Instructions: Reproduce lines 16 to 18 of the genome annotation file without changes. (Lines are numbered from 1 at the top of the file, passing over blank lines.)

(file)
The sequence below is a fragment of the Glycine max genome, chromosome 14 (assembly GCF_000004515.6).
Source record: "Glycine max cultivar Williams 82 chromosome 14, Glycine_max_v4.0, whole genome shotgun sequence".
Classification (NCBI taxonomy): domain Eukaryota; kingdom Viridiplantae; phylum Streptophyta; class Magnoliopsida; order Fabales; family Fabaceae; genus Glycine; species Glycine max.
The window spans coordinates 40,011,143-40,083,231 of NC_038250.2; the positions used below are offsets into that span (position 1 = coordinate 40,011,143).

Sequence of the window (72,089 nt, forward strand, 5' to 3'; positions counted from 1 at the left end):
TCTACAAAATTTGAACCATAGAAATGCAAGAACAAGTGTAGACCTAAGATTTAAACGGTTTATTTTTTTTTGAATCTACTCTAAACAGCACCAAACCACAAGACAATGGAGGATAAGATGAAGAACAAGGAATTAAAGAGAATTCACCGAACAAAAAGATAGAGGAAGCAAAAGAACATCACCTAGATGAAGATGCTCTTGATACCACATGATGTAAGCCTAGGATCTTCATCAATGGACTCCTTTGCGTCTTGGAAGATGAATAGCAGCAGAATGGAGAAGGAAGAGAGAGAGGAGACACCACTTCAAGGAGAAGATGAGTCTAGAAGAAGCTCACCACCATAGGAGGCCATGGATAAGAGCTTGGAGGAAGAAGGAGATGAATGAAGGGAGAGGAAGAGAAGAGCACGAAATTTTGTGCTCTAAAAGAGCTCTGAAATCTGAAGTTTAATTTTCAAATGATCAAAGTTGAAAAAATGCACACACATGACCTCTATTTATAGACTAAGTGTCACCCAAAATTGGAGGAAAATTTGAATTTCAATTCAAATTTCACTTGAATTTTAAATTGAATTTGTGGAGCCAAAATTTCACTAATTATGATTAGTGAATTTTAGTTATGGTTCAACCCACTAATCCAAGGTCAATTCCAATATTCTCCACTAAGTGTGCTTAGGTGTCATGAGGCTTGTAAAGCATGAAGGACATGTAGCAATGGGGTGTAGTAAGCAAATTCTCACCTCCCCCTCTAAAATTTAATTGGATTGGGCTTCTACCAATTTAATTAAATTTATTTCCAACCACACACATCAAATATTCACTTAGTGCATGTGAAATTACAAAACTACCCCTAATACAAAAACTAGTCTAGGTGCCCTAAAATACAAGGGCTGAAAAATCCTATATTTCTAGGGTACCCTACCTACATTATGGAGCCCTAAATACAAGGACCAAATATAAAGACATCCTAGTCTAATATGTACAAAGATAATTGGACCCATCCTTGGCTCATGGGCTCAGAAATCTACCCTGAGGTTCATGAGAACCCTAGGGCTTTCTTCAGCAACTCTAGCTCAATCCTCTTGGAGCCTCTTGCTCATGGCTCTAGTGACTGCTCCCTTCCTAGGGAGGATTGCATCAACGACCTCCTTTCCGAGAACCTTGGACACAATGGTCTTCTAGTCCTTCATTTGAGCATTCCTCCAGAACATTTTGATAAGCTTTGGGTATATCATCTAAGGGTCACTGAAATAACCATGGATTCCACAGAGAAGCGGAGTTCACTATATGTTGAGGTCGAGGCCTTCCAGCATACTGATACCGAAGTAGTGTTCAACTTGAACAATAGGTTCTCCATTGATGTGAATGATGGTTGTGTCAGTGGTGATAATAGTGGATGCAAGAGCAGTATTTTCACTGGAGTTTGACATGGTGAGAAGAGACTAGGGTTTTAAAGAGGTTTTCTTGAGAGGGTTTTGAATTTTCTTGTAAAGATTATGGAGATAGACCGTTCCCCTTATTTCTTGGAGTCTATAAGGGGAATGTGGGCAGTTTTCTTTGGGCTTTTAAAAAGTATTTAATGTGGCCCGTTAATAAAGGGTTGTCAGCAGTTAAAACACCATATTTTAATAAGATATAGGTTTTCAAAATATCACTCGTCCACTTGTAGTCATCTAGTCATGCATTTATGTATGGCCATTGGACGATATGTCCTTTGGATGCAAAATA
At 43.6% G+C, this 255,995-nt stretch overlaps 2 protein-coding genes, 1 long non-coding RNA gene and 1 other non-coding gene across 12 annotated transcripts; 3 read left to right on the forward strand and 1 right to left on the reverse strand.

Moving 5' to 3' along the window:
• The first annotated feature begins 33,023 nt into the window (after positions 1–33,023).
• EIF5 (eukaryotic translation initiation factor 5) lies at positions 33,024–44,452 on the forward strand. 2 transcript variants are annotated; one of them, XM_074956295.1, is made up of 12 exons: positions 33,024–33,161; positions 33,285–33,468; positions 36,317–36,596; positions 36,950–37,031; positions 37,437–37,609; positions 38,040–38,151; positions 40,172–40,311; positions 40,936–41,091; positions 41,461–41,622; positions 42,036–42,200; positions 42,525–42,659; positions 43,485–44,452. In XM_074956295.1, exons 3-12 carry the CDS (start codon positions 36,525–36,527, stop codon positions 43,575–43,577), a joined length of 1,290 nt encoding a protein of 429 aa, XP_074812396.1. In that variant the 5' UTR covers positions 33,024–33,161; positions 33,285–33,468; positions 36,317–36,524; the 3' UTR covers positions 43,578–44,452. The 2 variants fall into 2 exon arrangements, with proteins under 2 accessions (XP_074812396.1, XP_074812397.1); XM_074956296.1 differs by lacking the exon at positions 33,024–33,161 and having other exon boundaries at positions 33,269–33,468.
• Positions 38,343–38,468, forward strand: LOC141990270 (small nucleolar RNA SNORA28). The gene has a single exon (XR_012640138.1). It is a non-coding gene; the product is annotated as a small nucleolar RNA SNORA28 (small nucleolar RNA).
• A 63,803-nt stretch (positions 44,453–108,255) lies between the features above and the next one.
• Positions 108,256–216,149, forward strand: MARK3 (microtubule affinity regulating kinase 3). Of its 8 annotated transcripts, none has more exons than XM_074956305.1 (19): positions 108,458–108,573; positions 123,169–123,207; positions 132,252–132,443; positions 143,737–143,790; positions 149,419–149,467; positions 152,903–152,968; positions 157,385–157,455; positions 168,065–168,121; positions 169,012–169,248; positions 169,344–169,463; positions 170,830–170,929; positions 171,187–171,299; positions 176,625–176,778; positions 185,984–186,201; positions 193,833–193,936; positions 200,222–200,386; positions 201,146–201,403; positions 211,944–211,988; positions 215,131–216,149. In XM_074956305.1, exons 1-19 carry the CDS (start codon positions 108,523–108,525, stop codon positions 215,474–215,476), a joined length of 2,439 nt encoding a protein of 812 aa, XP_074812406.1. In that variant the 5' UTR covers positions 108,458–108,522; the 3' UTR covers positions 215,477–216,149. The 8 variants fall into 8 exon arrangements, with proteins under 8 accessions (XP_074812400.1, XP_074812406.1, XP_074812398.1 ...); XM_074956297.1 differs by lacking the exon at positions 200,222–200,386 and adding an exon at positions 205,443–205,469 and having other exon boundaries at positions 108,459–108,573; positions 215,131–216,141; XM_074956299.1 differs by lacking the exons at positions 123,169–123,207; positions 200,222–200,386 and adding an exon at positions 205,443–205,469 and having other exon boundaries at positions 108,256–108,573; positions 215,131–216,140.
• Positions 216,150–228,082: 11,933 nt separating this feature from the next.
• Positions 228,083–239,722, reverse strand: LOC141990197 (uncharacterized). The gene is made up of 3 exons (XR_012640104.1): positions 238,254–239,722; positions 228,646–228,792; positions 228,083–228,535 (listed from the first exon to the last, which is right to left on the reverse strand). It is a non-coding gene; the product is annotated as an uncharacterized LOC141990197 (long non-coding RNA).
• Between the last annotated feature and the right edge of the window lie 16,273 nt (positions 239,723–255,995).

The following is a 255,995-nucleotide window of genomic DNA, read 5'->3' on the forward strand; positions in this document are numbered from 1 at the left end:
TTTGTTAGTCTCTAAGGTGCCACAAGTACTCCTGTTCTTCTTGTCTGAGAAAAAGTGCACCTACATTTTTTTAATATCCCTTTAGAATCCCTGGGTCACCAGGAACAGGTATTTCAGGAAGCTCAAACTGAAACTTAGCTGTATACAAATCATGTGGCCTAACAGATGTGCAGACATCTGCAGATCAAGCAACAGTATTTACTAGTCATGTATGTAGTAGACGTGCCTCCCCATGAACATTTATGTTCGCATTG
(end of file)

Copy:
• Between the last annotated feature and the right edge of the window lie 16,273 nt (positions 239,723–255,995).

The following is a 255,995-nucleotide window of genomic DNA, read 5'->3' on the forward strand; positions in this document are numbered from 1 at the left end:
TTTGTTAGTCTCTAAGGTGCCACAAGTACTCCTGTTCTTCTTGTCTGAGAAAAAGTGCACCTACATTTTTTTAATATCCCTTTAGAATCCCTGGGTCACCAGGAACAGGTATTTCAGGAAGCTCAAACTGAAACTTAGCTGTATACAAATCATGTGGCCTAACAGATGTGCAGACATCTGCAGATCAAGCAACAGTATTTACTAGTCATGTATGTAGTAGACGTGCCTCCCCATGAACATTTATGTTCGCATTG